New Media and Algorithmic Censorship

Media Sociology discussions about censorship quite understandably usually focus on various forms of human agency – whether this relates to areas like:

  • overt forms of government censorship, where media outlets are directly controlled or censored by government (such as the ex-Soviet Union or contemporary Iran).
  • overt and covert forms of propriatorial censorship. This might media owners deliberately failing to publish views with which they disagree (the Daily Mail, for example, rarely publishes opinion pieces favourable to political parties it doesn’t support). Alternatively, censorship may take-on a slightly more cultural turn: “Fox News blurred out the breasts on a £115million Picasso painting for some reason
  • self-censorship whereby media employees do not research and cover stories they know will not be printed or published by their employer – an idea that reflects an understanding of contemporary news values.
  • While these forms of censorship are important and interesting a slightly different dimension that might be worth introducing into the mix is that of algorithmic censorship, for two main reasons:

    1. It’s an aspect of New Media that clearly demarcates it from Old Media, in the sense the former introduces a new, more widespread and more-pervasive form of censorship.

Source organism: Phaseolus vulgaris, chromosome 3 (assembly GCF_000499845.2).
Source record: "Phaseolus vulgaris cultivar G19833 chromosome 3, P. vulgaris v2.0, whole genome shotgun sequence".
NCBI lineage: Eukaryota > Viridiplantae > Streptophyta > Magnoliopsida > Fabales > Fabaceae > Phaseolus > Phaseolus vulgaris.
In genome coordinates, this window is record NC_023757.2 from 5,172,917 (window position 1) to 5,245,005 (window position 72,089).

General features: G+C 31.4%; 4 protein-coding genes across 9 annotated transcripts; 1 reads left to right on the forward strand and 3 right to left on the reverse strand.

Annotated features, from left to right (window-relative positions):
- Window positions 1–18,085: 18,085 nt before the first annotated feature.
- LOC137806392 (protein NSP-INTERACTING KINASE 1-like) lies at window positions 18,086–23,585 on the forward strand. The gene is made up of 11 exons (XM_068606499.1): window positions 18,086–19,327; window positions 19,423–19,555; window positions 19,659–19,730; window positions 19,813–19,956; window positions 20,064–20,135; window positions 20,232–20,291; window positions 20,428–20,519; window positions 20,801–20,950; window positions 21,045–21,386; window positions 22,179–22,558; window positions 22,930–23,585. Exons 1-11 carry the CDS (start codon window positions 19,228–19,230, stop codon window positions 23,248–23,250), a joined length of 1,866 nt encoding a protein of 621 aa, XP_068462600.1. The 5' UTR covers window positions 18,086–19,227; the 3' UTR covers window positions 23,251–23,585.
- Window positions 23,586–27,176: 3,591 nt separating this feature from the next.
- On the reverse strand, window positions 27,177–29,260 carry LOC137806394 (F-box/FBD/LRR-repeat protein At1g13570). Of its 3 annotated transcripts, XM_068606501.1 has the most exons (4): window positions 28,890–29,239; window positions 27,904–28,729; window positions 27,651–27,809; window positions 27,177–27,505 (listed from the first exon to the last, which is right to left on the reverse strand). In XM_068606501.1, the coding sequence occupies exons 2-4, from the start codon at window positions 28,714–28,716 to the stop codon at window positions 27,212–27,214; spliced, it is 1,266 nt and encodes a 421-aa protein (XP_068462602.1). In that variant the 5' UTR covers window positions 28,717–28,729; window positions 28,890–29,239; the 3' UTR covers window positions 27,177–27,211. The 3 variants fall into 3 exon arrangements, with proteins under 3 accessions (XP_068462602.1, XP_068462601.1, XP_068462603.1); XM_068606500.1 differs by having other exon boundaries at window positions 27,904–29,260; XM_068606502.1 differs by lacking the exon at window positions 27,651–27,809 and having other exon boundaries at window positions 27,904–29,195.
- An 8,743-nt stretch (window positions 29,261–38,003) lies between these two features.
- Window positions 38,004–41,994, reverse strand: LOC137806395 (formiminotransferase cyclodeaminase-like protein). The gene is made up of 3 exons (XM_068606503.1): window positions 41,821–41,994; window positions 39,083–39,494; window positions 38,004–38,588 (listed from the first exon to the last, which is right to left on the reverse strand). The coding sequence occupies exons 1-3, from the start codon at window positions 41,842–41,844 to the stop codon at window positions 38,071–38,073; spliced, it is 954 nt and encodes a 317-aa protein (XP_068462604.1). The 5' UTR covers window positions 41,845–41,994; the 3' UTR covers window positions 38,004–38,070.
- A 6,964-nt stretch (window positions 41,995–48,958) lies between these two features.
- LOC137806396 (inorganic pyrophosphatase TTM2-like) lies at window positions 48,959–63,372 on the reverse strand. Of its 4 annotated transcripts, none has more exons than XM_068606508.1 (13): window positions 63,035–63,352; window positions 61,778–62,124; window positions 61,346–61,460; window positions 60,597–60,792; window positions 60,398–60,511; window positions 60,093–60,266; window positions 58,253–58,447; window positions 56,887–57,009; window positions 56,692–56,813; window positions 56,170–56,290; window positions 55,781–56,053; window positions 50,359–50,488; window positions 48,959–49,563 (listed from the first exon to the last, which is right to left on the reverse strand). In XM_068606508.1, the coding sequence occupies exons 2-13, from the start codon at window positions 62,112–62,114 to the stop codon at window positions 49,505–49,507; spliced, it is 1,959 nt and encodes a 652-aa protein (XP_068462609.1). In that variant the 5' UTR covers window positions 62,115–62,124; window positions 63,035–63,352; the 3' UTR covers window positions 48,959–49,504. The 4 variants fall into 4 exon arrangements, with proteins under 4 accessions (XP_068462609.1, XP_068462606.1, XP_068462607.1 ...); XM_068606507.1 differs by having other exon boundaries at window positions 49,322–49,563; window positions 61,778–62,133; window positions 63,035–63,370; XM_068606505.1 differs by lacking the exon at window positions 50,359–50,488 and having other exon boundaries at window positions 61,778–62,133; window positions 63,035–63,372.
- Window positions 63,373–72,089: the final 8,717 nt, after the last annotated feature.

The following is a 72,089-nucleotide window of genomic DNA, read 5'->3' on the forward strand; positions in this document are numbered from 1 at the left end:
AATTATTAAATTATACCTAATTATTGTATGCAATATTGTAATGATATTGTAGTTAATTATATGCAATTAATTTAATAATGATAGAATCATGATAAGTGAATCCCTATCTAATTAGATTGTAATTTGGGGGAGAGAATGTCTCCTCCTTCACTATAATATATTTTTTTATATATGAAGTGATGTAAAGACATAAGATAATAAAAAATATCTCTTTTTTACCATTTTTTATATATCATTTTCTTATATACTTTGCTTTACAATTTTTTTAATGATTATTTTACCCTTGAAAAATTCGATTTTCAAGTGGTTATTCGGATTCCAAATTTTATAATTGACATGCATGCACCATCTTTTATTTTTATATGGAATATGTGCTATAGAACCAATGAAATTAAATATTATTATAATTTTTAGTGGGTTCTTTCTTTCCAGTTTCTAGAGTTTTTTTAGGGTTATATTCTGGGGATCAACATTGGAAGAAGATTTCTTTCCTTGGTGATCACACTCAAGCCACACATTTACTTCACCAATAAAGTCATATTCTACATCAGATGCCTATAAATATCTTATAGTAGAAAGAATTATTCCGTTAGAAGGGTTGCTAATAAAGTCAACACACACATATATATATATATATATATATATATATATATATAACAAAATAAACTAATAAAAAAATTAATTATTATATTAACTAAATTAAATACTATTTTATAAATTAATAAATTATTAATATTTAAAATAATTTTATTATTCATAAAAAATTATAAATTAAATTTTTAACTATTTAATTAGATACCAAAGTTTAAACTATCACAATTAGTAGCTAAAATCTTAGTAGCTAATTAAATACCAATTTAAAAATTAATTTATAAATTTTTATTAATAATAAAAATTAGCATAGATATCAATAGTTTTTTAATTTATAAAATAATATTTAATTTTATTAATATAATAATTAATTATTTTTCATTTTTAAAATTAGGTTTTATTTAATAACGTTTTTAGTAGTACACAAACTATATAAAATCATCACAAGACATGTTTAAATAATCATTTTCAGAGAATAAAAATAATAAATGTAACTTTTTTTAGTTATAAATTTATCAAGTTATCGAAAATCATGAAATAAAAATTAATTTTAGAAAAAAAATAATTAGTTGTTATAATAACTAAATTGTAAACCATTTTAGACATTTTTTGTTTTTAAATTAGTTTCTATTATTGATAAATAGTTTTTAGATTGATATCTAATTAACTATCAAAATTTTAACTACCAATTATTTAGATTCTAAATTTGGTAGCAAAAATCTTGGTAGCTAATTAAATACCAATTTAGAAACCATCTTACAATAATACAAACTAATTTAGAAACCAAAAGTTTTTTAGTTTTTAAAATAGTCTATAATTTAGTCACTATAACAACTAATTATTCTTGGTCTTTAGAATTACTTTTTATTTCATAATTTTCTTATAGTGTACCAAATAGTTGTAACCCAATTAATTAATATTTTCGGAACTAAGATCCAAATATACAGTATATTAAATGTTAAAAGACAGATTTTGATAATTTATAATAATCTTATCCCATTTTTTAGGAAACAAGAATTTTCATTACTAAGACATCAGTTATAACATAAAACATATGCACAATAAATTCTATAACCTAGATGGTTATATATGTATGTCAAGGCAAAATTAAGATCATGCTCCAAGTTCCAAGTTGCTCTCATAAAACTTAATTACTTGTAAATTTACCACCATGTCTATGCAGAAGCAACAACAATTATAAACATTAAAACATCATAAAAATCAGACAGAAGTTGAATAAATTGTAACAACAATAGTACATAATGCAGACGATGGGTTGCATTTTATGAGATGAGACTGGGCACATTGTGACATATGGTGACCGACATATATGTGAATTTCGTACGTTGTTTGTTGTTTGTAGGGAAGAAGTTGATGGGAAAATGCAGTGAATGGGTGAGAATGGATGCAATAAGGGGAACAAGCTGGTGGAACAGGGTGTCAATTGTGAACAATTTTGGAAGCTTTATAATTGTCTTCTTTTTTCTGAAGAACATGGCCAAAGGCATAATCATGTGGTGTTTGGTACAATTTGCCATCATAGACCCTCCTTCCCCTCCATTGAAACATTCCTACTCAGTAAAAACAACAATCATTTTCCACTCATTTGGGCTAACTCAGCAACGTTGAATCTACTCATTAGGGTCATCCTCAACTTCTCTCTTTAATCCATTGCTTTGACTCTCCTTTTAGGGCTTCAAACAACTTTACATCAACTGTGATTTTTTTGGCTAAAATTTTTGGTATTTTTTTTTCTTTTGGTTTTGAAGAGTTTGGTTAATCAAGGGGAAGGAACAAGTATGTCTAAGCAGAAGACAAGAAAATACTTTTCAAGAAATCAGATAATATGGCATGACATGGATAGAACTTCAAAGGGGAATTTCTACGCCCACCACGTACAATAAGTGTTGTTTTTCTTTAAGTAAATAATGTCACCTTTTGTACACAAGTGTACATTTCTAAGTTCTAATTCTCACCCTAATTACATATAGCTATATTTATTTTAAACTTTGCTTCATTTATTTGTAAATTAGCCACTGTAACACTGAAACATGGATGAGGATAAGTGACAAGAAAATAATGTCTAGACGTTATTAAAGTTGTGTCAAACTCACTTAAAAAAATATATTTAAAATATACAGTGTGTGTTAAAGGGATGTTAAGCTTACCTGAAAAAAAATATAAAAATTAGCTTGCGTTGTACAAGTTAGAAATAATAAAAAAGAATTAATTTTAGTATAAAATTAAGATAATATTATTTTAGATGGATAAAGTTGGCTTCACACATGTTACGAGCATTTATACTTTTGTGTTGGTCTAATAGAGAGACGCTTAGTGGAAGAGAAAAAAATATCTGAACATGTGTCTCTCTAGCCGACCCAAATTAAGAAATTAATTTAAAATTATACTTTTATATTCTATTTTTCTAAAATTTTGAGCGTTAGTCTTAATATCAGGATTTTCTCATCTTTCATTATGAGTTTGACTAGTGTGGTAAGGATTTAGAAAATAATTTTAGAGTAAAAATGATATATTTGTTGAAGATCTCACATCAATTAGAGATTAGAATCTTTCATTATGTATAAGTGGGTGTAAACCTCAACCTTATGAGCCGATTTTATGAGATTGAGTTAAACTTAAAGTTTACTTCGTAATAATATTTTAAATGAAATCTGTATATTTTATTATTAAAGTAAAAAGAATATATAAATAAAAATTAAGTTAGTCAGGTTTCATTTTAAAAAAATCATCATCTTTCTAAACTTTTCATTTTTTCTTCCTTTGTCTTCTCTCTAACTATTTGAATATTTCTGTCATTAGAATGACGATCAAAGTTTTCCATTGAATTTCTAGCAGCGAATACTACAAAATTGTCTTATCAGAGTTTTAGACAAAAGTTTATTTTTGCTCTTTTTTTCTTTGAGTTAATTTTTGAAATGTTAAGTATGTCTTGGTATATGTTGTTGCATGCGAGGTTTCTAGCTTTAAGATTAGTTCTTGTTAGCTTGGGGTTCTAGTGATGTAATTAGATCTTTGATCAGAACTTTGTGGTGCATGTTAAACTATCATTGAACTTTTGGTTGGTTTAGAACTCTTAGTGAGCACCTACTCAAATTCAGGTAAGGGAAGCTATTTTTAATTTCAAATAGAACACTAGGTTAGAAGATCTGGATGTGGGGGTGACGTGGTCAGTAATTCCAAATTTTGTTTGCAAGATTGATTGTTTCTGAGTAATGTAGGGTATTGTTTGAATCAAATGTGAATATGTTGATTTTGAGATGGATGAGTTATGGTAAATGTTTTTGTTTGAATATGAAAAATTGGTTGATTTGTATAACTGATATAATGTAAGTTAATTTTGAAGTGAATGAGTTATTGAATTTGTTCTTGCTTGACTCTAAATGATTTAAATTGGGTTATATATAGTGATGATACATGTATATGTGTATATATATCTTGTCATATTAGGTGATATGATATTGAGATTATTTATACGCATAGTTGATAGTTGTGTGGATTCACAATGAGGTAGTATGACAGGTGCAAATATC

2. It involves the automation of censorship that gives the appearance of non-censorship. To understand how this works in terms of the various forms of censorship that develop when software is programmed to pick-up or demote different types of news story on sites such as Facebook, this article should help to illustrate this idea.

    Alternatively, this article on algorithmic filtering, of the type consistently and repeatedly carried-out by social media sites like Facebook and YouTube, adds an interesting Gramscian twist to the analysis your students might find illuminating.

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